Washington drivers hit a record for miles driven in 2016. The Spokesman-Review’s “Getting There” column says we drove more than 60 billion miles last year. The Washington State Department of Transportation’s report, called Gray Notebook and covering the years 2014 to 2016, attributes the increase in driving to a healthy economy and growing population. Gas prices also dropped form over $4 per gallon in 2012 to about $2.47 last year, which didn’t discourage people from driving. All these factors increased congestion on major corridors across the state.

The report also says more than 40 percent of all carbon emissions in Washington state came from vehicles, and about 28 percent of Washingtonians used alternative transportation to commute, with a record 233 million rides on public transit in 2016. There were also 24,624 plug-in electric vehicles registered with the state.

The report says bridges across the state are in pretty good condition and 7% of the state’s pavement is in poor condition (up a percentage point from the previous period looked at by WSDOT).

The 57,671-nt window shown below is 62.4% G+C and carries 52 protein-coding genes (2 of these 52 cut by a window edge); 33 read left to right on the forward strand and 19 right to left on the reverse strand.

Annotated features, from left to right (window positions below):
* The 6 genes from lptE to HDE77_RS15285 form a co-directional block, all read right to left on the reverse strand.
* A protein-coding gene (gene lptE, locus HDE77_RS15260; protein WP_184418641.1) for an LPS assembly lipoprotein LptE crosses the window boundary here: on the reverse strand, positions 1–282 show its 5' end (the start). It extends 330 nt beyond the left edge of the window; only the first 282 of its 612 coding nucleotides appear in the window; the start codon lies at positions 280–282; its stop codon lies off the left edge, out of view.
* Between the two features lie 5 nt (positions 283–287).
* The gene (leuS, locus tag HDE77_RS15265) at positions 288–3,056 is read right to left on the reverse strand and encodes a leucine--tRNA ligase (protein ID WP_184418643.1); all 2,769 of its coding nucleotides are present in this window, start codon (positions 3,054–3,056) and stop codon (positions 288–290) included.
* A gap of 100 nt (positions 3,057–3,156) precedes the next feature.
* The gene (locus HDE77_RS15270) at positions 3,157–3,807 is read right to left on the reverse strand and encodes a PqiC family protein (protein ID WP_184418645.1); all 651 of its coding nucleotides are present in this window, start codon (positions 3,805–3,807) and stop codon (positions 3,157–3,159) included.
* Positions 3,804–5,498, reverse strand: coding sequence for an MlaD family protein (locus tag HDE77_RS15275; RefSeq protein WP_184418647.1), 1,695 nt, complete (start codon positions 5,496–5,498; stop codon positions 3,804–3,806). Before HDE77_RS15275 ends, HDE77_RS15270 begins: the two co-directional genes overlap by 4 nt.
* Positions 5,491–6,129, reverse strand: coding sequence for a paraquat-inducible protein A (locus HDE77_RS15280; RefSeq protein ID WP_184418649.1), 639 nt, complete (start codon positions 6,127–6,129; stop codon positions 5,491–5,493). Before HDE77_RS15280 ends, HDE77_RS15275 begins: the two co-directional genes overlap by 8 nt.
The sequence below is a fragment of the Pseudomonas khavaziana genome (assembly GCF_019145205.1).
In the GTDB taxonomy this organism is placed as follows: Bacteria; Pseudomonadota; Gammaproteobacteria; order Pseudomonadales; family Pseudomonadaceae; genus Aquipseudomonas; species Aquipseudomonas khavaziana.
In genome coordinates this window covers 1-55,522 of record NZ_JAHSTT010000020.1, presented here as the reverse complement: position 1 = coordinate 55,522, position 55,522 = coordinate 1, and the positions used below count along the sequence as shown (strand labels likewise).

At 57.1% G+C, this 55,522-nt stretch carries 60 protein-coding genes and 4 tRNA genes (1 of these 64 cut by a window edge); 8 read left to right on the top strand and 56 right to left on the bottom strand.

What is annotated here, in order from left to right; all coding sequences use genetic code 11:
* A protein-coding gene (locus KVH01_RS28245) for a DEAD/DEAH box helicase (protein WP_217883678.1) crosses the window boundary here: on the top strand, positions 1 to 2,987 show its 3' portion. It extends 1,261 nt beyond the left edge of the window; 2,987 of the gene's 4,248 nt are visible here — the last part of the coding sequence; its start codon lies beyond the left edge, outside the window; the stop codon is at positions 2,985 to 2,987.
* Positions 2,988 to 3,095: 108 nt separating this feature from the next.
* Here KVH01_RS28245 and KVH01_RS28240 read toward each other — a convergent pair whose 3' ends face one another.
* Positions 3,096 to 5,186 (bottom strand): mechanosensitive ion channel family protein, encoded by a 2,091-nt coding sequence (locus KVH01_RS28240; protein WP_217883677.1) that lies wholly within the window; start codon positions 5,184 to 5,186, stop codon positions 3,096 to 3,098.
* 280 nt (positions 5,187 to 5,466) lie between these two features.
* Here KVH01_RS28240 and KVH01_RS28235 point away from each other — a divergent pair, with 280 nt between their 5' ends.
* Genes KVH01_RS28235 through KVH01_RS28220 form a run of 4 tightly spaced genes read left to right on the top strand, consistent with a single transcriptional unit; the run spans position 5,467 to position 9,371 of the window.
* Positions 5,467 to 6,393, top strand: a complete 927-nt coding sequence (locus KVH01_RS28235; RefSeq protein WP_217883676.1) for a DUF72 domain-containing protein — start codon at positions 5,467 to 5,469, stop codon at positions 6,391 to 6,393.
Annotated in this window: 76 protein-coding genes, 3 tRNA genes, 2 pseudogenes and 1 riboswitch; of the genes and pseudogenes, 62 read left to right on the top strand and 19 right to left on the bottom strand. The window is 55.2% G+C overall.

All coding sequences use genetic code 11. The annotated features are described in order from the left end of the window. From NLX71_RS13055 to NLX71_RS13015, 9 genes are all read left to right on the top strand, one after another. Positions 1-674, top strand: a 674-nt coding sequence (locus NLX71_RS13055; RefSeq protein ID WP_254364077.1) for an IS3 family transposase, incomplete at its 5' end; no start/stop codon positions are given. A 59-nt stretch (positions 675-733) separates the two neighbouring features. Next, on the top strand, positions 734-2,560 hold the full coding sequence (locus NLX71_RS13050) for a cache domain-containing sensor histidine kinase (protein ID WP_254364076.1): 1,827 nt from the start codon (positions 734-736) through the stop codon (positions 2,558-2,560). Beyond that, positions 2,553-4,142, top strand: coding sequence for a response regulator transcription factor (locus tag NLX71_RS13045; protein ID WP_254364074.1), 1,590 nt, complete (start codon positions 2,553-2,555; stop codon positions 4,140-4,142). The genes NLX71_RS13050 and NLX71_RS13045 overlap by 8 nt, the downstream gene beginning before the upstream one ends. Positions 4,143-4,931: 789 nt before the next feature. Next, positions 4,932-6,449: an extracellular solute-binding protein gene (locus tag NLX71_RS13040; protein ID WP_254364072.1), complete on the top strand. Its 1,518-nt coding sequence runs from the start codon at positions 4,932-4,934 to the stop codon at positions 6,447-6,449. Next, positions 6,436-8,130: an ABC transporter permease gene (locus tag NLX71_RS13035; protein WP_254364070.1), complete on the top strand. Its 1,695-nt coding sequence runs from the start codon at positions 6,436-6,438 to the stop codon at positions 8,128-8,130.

Casualties on our roads is still an issue despite a state goal to eliminate all traffic fatalities by 2030. Collisions killed 537 people in 2015 and 2016. One hundred and six of those deaths were pedestrians or bicyclists, almost 20 of total casualties while accounting for less than 5 percent of trips taken.

There is some good news about traffic deaths though- overall the rate dipped, down to 0.88 deaths per 100 million miles traveled.

Perhaps most important, the WSDOT also graded its rest areas in the Gray Notebook, giving them a B grade.


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